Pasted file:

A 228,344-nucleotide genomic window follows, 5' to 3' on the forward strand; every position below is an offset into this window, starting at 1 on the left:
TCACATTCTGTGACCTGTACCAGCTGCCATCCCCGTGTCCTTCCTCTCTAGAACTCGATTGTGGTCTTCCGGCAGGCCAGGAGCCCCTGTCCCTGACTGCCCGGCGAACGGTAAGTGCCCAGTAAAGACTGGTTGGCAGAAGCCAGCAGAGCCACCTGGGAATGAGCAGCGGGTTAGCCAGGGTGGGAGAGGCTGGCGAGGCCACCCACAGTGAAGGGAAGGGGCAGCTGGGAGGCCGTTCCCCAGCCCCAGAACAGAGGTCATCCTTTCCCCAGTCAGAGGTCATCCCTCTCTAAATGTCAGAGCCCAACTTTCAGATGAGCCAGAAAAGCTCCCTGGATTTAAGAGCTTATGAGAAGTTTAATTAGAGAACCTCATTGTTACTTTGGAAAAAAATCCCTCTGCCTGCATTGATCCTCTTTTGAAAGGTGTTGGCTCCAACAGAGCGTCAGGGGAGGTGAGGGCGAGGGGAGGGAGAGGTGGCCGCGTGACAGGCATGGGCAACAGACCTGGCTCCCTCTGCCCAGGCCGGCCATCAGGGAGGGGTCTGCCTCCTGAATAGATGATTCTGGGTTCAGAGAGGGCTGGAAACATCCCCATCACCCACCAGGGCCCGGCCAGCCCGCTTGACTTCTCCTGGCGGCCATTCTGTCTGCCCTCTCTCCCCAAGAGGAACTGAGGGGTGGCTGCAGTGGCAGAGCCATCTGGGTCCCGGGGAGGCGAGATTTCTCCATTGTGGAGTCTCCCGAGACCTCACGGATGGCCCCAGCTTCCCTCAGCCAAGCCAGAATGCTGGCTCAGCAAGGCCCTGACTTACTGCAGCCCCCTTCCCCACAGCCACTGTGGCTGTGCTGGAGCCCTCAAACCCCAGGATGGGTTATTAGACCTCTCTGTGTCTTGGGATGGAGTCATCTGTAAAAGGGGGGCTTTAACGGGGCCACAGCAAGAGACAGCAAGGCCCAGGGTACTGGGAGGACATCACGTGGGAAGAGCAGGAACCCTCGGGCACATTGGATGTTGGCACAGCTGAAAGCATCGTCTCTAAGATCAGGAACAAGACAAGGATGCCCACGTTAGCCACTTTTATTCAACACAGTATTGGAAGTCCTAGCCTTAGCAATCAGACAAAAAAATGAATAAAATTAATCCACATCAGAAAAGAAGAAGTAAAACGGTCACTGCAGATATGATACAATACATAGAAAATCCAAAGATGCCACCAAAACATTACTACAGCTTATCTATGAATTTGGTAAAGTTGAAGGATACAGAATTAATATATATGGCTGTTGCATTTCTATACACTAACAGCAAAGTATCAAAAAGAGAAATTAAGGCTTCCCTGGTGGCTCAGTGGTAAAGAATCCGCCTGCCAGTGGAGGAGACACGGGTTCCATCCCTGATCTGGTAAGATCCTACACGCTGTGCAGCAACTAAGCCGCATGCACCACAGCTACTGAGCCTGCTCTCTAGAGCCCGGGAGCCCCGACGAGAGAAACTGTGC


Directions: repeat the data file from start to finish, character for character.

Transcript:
A 228,344-nucleotide genomic window follows, 5' to 3' on the forward strand; every position below is an offset into this window, starting at 1 on the left:
TCACATTCTGTGACCTGTACCAGCTGCCATCCCCGTGTCCTTCCTCTCTAGAACTCGATTGTGGTCTTCCGGCAGGCCAGGAGCCCCTGTCCCTGACTGCCCGGCGAACGGTAAGTGCCCAGTAAAGACTGGTTGGCAGAAGCCAGCAGAGCCACCTGGGAATGAGCAGCGGGTTAGCCAGGGTGGGAGAGGCTGGCGAGGCCACCCACAGTGAAGGGAAGGGGCAGCTGGGAGGCCGTTCCCCAGCCCCAGAACAGAGGTCATCCTTTCCCCAGTCAGAGGTCATCCCTCTCTAAATGTCAGAGCCCAACTTTCAGATGAGCCAGAAAAGCTCCCTGGATTTAAGAGCTTATGAGAAGTTTAATTAGAGAACCTCATTGTTACTTTGGAAAAAAATCCCTCTGCCTGCATTGATCCTCTTTTGAAAGGTGTTGGCTCCAACAGAGCGTCAGGGGAGGTGAGGGCGAGGGGAGGGAGAGGTGGCCGCGTGACAGGCATGGGCAACAGACCTGGCTCCCTCTGCCCAGGCCGGCCATCAGGGAGGGGTCTGCCTCCTGAATAGATGATTCTGGGTTCAGAGAGGGCTGGAAACATCCCCATCACCCACCAGGGCCCGGCCAGCCCGCTTGACTTCTCCTGGCGGCCATTCTGTCTGCCCTCTCTCCCCAAGAGGAACTGAGGGGTGGCTGCAGTGGCAGAGCCATCTGGGTCCCGGGGAGGCGAGATTTCTCCATTGTGGAGTCTCCCGAGACCTCACGGATGGCCCCAGCTTCCCTCAGCCAAGCCAGAATGCTGGCTCAGCAAGGCCCTGACTTACTGCAGCCCCCTTCCCCACAGCCACTGTGGCTGTGCTGGAGCCCTCAAACCCCAGGATGGGTTATTAGACCTCTCTGTGTCTTGGGATGGAGTCATCTGTAAAAGGGGGGCTTTAACGGGGCCACAGCAAGAGACAGCAAGGCCCAGGGTACTGGGAGGACATCACGTGGGAAGAGCAGGAACCCTCGGGCACATTGGATGTTGGCACAGCTGAAAGCATCGTCTCTAAGATCAGGAACAAGACAAGGATGCCCACGTTAGCCACTTTTATTCAACACAGTATTGGAAGTCCTAGCCTTAGCAATCAGACAAAAAAATGAATAAAATTAATCCACATCAGAAAAGAAGAAGTAAAACGGTCACTGCAGATATGATACAATACATAGAAAATCCAAAGATGCCACCAAAACATTACTACAGCTTATCTATGAATTTGGTAAAGTTGAAGGATACAGAATTAATATATATGGCTGTTGCATTTCTATACACTAACAGCAAAGTATCAAAAAGAGAAATTAAGGCTTCCCTGGTGGCTCAGTGGTAAAGAATCCGCCTGCCAGTGGAGGAGACACGGGTTCCATCCCTGATCTGGTAAGATCCTACACGCTGTGCAGCAACTAAGCCGCATGCACCACAGCTACTGAGCCTGCTCTCTAGAGCCCGGGAGCCCCGACGAGAGAAACTGTGC